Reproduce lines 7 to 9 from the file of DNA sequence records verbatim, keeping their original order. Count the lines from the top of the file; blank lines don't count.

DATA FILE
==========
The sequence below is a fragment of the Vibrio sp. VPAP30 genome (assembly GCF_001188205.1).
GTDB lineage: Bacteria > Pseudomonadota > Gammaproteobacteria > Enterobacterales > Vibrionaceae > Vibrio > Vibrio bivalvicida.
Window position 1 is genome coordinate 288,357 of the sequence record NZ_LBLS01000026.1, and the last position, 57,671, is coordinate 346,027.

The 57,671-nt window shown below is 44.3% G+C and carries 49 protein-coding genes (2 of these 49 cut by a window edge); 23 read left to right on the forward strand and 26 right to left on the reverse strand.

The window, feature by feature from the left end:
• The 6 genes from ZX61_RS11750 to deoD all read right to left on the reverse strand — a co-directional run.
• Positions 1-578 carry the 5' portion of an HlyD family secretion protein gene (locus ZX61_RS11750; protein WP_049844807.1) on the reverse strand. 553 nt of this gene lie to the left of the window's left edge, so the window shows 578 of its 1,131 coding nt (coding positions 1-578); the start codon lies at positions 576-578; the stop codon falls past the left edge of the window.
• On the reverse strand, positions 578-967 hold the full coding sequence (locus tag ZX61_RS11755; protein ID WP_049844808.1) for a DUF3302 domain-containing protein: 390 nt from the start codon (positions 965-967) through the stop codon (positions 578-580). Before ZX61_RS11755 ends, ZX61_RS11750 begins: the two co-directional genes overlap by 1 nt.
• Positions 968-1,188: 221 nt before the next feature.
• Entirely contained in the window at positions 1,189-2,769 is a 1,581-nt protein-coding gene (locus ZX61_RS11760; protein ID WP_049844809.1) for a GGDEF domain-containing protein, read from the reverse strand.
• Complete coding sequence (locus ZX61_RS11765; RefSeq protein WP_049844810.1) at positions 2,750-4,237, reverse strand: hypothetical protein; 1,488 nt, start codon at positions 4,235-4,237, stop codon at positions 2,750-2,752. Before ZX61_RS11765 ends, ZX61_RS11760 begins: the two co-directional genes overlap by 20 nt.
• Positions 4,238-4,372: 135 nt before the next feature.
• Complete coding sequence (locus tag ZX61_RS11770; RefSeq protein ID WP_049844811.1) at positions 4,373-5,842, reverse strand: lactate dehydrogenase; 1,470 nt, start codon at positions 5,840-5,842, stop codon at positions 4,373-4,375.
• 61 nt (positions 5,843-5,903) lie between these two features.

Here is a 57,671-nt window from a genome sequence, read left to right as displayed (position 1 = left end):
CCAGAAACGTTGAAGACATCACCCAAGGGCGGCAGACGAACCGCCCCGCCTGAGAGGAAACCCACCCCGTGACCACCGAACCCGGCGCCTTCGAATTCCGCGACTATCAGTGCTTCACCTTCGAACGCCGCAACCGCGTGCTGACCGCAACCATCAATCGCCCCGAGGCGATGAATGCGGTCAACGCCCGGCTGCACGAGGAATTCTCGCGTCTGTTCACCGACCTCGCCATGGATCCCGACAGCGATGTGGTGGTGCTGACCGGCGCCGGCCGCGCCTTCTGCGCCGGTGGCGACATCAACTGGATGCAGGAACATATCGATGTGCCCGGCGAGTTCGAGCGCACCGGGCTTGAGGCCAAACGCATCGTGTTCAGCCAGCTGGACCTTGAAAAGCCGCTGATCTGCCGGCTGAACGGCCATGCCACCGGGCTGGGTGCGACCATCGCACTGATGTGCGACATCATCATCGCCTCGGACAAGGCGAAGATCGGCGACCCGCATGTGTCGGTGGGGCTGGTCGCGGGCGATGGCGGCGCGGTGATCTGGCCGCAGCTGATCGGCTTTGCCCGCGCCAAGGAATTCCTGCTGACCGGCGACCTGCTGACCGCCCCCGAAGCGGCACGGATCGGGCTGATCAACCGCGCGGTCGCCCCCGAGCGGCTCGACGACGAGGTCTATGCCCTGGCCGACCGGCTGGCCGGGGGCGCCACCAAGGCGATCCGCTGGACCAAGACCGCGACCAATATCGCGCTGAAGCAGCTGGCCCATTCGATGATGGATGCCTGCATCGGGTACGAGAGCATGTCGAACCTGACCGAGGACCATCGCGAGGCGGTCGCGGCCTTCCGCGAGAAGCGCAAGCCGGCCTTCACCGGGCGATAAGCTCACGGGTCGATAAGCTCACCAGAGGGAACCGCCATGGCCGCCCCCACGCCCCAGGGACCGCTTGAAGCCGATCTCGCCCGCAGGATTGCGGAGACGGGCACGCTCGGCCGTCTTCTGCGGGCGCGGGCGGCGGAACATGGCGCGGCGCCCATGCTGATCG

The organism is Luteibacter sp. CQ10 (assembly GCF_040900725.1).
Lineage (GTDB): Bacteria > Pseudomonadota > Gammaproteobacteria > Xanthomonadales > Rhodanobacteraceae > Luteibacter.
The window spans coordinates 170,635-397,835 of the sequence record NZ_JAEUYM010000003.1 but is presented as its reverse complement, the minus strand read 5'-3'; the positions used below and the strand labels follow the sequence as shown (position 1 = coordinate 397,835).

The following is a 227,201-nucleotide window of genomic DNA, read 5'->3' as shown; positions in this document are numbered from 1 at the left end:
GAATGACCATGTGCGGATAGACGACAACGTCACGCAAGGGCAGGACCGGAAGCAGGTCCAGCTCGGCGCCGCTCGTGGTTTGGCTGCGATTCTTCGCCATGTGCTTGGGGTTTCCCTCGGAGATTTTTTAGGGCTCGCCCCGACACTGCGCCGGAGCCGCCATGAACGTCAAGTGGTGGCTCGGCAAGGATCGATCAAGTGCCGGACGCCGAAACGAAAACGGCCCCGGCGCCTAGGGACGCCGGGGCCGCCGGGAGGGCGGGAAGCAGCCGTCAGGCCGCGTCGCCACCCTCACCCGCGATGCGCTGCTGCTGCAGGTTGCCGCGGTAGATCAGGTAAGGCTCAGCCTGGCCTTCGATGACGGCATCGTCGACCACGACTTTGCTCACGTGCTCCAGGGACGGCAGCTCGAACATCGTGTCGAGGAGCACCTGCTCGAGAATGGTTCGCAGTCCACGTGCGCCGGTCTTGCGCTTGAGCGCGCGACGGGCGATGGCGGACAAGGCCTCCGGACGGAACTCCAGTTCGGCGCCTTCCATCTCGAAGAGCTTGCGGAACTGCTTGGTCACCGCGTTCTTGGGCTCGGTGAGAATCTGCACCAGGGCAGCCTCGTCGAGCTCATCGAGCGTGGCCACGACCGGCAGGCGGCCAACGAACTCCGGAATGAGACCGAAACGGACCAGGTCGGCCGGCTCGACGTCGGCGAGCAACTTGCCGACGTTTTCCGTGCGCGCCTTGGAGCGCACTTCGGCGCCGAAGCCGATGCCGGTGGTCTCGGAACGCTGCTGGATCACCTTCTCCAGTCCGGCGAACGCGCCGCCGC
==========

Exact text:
• Positions 1-578 carry the 5' portion of an HlyD family secretion protein gene (locus ZX61_RS11750; protein WP_049844807.1) on the reverse strand. 553 nt of this gene lie to the left of the window's left edge, so the window shows 578 of its 1,131 coding nt (coding positions 1-578); the start codon lies at positions 576-578; the stop codon falls past the left edge of the window.
• On the reverse strand, positions 578-967 hold the full coding sequence (locus tag ZX61_RS11755; protein ID WP_049844808.1) for a DUF3302 domain-containing protein: 390 nt from the start codon (positions 965-967) through the stop codon (positions 578-580). Before ZX61_RS11755 ends, ZX61_RS11750 begins: the two co-directional genes overlap by 1 nt.
• Positions 968-1,188: 221 nt before the next feature.